Characteristic wavelengths in VGP trajectories from magnetostratigraphic data of the Early Cretaceous Serra Geral lava piles, southern Brazil
George Caminha-Maciel, Marcia Ernesto, 2013. "Characteristic wavelengths in VGP trajectories from magnetostratigraphic data of the Early Cretaceous Serra Geral lava piles, southern Brazil", Magnetic Methods and the Timing of Geological Processes, L. Jovane, E. Herrero-Bervera, L.A. Hinnov, B. Housen
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The virtual geomagnetic pole (VGP) trajectories during some geomagnetic polarity reversals of different ages are marked by anisotropic behaviour. This recurrent phenomenon may be reflected in the paleomagnetic data, even if the transitional field was not completely recorded. As the long-scale geomagnetic variations have a confined oscillatory character, the VGP paths from stratigraphically controlled sequences may be described on the basis of sine and cosine functions, even if time is not the independent variable. Here we considered longitude (or space) as the independent variable which had to be ‘unrolled’ to overcome the 360° repetitions as the VGPs moved around the geographic pole.
Sixteen VGP series from the Early Cretaceous Serra Geral lava flows of southern Brazil were analysed using a modified version of the periodogram for uneven data series, and a combination of information approach. The combination of all the spectra, as in a stacking procedure, reduces noise and results in a smooth curve highlighting features of interest. We found a set of highest correlation wavelengths of approximately 167, 190, 209, 257, 277 and 368°. Phase analyses using two different methods revealed strikingly good coherence for some of these wavelengths, indicating that they are not only artefacts of the spectral analysis. Similar analysis of magnetostratigraphic data from the Icelandic Magmatic Province indicated that the two datasets may have wavelengths of approximately 165 and 270° in common. These results suggest quasi-periodic behaviour, possibly with sub-harmonic instabilities owing to the modulating effect of inner Earth’s anisotropies influencing the pole trajectory.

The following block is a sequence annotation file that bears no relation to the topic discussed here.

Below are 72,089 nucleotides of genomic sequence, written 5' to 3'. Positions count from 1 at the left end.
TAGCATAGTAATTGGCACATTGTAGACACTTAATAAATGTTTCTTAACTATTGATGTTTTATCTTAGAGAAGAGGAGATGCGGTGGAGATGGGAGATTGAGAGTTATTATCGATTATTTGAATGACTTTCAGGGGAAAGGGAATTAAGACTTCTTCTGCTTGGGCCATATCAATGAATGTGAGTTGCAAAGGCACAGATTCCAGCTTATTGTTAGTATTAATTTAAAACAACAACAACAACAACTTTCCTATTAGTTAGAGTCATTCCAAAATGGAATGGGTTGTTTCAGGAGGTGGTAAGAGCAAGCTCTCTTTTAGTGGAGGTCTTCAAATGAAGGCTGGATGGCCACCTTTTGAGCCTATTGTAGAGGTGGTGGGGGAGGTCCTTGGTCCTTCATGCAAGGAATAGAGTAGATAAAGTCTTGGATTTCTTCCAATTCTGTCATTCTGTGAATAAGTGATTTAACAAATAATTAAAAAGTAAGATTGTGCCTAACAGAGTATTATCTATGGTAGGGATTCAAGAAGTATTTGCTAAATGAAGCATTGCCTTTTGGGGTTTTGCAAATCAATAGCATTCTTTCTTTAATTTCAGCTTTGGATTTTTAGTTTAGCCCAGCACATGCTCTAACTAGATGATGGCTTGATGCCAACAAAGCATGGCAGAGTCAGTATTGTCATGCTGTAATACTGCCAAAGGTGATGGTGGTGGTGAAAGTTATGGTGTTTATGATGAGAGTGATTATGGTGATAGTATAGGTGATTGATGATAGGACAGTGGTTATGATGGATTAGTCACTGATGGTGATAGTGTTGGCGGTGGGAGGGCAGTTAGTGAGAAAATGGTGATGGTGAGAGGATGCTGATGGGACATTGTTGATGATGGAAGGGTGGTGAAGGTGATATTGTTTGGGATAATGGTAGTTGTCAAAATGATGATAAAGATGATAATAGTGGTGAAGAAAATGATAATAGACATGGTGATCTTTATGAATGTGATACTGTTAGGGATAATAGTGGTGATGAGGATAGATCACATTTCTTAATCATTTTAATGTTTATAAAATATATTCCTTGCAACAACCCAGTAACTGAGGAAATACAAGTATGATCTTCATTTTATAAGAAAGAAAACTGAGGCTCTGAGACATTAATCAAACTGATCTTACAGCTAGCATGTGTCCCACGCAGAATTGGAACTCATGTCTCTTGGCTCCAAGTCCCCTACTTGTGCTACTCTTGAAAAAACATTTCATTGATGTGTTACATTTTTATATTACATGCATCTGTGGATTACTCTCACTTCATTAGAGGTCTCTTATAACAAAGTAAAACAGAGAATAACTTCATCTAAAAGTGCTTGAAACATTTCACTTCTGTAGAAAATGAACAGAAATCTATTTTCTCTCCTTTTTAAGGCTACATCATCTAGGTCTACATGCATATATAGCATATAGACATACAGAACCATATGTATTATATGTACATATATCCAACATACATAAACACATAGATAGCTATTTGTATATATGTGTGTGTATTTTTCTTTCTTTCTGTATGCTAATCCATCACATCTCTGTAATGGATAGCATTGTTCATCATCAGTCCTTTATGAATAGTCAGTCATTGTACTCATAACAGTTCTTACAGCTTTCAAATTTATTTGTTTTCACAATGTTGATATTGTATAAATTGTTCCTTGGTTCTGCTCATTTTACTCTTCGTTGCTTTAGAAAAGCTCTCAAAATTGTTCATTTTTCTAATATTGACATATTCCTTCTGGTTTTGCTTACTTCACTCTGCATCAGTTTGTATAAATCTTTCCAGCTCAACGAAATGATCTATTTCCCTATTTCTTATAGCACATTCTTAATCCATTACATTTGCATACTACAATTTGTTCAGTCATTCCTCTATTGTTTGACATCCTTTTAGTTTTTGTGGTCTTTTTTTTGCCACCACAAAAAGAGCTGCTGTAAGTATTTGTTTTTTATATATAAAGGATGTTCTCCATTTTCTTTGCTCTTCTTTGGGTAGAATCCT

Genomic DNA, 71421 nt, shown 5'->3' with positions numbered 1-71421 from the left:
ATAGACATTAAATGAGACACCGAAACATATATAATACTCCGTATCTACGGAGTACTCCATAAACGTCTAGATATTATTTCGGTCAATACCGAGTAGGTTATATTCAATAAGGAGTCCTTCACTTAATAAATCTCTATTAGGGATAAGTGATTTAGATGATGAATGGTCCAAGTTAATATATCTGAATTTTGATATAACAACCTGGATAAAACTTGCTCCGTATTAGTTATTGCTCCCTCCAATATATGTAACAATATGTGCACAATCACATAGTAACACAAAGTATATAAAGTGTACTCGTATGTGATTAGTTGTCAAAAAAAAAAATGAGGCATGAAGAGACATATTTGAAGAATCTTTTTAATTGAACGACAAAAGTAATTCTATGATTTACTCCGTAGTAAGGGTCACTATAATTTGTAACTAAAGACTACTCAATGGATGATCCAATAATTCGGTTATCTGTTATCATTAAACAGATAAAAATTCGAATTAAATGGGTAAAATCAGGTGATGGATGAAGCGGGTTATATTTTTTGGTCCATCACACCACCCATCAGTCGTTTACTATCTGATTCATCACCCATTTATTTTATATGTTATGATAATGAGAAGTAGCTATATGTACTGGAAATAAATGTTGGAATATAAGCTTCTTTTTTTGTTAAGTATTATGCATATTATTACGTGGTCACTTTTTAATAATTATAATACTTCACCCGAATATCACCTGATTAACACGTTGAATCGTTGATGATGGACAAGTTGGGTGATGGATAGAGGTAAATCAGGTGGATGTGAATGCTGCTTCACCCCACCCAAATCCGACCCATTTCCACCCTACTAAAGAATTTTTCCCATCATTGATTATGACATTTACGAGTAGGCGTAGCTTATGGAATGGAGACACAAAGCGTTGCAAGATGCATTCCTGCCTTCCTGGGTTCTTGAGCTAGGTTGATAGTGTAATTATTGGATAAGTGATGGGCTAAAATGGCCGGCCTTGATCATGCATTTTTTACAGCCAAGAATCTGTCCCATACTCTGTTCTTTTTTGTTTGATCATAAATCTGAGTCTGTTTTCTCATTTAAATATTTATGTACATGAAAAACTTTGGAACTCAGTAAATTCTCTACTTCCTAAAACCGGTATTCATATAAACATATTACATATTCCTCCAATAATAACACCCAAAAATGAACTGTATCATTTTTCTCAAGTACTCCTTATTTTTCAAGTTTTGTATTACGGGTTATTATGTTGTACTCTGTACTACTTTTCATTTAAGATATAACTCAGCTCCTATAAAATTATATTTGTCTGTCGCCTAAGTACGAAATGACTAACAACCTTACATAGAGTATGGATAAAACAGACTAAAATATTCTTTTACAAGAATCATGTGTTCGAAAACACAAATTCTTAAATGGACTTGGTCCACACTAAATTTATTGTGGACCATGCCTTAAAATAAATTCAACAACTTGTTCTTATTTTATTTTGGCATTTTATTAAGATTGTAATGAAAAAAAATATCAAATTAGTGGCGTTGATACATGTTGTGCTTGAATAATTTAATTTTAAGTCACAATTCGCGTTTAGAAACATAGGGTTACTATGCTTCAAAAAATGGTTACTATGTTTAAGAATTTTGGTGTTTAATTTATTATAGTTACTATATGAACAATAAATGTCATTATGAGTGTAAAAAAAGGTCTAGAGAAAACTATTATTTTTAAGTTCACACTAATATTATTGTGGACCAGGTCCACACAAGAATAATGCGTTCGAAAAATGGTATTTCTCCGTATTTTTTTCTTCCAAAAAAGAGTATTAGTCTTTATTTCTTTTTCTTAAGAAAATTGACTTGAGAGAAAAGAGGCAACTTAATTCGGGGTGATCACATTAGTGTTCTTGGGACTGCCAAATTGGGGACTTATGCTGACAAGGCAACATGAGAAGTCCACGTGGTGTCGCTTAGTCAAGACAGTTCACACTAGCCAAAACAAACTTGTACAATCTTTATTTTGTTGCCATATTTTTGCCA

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Magnetostratigraphy is best known as a technique that employs correlation among different stratigraphic sections using the magnetic directions defining geomagnetic polarity reversals as marker horizons. The ages of the polarity reversals provide common tie points among the sections, allowing accurate time correlation. Recently, studies of magnetic methods and the timing of geological processes have acquired a broader meaning, now referring to many types of magnetic measurements within a stratigraphic sequence. Many of these measurements provide correlation and age control not only for the older and younger boundaries of a polarity interval, but also within intervals. Thus, magnetostratigraphy no longer represents a dating tool based only on geomagnetic polarity reversals, but comprises a set of techniques that includes measurements of geomagnetic field parameters, environmental magnetism, rock-magnetic properties, radiometric dating and astronomically forced palaeoclimatic change recorded in sedimentary rocks, and key corrections to magnetic directions related to geodynamics, palaeocurrents, tectonics and diagenetic processes.